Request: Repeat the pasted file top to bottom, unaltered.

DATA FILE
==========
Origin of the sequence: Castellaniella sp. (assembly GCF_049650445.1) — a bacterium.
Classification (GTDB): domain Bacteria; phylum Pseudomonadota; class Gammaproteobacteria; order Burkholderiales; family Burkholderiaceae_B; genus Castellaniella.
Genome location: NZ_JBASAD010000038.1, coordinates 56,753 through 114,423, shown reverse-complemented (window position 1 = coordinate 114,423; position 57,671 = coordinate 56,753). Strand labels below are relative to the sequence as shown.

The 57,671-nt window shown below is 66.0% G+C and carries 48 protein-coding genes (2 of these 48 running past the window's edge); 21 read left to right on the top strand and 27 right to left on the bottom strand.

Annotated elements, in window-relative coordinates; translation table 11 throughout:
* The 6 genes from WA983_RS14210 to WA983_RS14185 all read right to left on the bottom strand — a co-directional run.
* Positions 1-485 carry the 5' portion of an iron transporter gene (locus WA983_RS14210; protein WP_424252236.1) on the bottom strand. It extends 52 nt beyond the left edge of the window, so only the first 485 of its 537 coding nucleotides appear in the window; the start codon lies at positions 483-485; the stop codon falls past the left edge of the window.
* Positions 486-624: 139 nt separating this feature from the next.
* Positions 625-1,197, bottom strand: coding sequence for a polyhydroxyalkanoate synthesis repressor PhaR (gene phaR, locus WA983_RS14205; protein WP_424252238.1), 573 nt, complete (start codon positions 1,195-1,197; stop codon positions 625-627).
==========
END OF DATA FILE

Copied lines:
Origin of the sequence: Castellaniella sp. (assembly GCF_049650445.1) — a bacterium.
Classification (GTDB): domain Bacteria; phylum Pseudomonadota; class Gammaproteobacteria; order Burkholderiales; family Burkholderiaceae_B; genus Castellaniella.
Genome location: NZ_JBASAD010000038.1, coordinates 56,753 through 114,423, shown reverse-complemented (window position 1 = coordinate 114,423; position 57,671 = coordinate 56,753). Strand labels below are relative to the sequence as shown.

The 57,671-nt window shown below is 66.0% G+C and carries 48 protein-coding genes (2 of these 48 running past the window's edge); 21 read left to right on the top strand and 27 right to left on the bottom strand.

Annotated elements, in window-relative coordinates; translation table 11 throughout:
* The 6 genes from WA983_RS14210 to WA983_RS14185 all read right to left on the bottom strand — a co-directional run.
* Positions 1-485 carry the 5' portion of an iron transporter gene (locus WA983_RS14210; protein WP_424252236.1) on the bottom strand. It extends 52 nt beyond the left edge of the window, so only the first 485 of its 537 coding nucleotides appear in the window; the start codon lies at positions 483-485; the stop codon falls past the left edge of the window.
* Positions 486-624: 139 nt separating this feature from the next.
* Positions 625-1,197, bottom strand: coding sequence for a polyhydroxyalkanoate synthesis repressor PhaR (gene phaR, locus WA983_RS14205; protein WP_424252238.1), 573 nt, complete (start codon positions 1,195-1,197; stop codon positions 625-627).